Help Tennessee honor children in military families and those who serve them | Opinion

·3 min read

There’s no doubt that the last few years have been tough for our students. We see it in the news daily. Mental health, school closures and declining literacy rates have been ongoing topics since the COVID-19 pandemic began.

However, one group of students continually faces these challenges without noticeable public awareness or concern: children of military families.

As a veteran, I have had the pleasure of forming friendships and connecting with many other veterans and military families. I always love to hear from so-called “Army brats” and children of service members.

Artwork by military-connected children is on display along the public tour route at the White House on April 29, 2022, First lady Jill Biden added a temporary installation in the East Wing of more then 20 pieces of artwork from military children across the country and those stationed around the world.in honor of the Month of the Military Child.
Artwork by military-connected children is on display along the public tour route at the White House on April 29, 2022, First lady Jill Biden added a temporary installation in the East Wing of more then 20 pieces of artwork from military children across the country and those stationed around the world.in honor of the Month of the Military Child.

Being a part of a military family provides an abundance of amazing experiences and memories, but it also requires great sacrifices that most people will never fully comprehend. For military children, these sacrifices include educational challenges, such as sports eligibility, enrollment, class placement and varying graduation requirements.

To meet the needs of these students, the Military Interstate Children's Compact Commission (MIC3) was formed.

All 50 states have joined the compact and agreed to implement consistent rules and policies in regard to military children. These aligned policies support students and families who are affected by military relocation, allowing for smoother transitions to schools in different states. By removing much of the bureaucratic red tape, children of military families can change schools without setbacks, such as incompatible transcripts or graduation requirements.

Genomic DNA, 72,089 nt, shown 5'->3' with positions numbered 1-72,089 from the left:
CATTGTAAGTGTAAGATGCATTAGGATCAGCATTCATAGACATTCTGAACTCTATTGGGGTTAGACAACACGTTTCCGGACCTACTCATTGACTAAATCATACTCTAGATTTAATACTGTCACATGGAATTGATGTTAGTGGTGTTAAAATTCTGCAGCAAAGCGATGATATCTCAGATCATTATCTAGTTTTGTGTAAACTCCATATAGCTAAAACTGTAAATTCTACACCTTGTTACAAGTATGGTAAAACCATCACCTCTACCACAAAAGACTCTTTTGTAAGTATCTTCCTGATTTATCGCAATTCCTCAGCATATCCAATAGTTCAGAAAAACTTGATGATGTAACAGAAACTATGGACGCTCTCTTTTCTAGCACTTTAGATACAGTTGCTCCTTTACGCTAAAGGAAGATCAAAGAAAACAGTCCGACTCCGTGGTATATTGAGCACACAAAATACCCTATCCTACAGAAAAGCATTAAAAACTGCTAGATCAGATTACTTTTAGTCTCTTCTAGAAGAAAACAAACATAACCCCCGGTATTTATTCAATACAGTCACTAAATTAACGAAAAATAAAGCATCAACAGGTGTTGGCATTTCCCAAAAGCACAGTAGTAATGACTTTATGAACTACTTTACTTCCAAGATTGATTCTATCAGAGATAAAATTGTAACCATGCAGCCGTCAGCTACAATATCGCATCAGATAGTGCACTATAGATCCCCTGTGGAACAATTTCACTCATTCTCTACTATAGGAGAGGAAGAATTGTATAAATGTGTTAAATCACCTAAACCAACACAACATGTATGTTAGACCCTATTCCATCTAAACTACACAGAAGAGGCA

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Warren Wells
Warren Wells

Tennessee’s own MIC3 state council is composed of education leaders, legislators, military personnel and state policymakers to ensure our state’s alignment with the provisions of the national compact and to directly address concerns or questions from military families.

Each spring, MIC3 state councils award the Purple Star School Award to schools that go above and beyond in their service to military students. Purple Star Schools must have dedicated staff contacts for military families, guidance to facilitate school transitions and military family-friendly activities, such as celebrating the Month of the Military Child in April.

This year, 10 Tennessee schools were awarded the Purple Star School Award across five school districts:

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• Barkers Mill Elementary, Clarksville-Montgomery County School System

• Hancock County Middle/High School, Hancock County Schools

• Liberty Elementary, Clarksville-Montgomery County School System

• Milan High School, Milan Special School District

• Northeast Elementary, Clarksville-Montgomery County School System

• Peabody High School, Trenton Special School District

• Ringgold Elementary, Clarksville-Montgomery County School System

• Rossview High School, Clarksville-Montgomery County School System

• Rossview Middle School, Clarksville-Montgomery County School System

• Tullahoma High School, Tullahoma City Schools

The presentation of the annual Purple Star School Awards is an excellent reminder for Tennesseans to recognize not only the schools that serve our military children but the military children themselves.

While Tennessee students continue to rise to the challenges before them, we can never forget the dependents of our soldiers, sailors, airmen and marines and the obstacles they must overcome throughout the course of their K-12 education. This military interstate compact is a critical key to keeping these students on track.

As a recently appointed member of the Tennessee State Board of Education and an Operation Iraqi Freedom veteran, I have been working these last few months to explore how to best serve our state’s one million Pre-K-12 public school students — including our military children. From my work with the board, I came to understand the military interstate compact and the valuable work of our Purple Star Schools. I want to personally salute the volunteers, parents, teachers and administrators working faithfully to serve our military families. I call on my fellow Tennesseans to join me in honoring our military service members, their children and the schools that serve them.

Warren Wells serves as the State Board of Education’s representative for the Fourth Congressional District. He serves as the chief executive officer of the Tennessee Walking Horse National Celebration. From 2001 to 2010, he served in the Tennessee Army National Guard and in Operation Iraqi Freedom, where he earned a Combat Action Badge and an Army Commendation Medal. Wells, his wife, Jessica, and their sons, Walker and Wright, reside in Bedford County.

This article originally appeared on Nashville Tennessean: Help Tennessee honor children in military families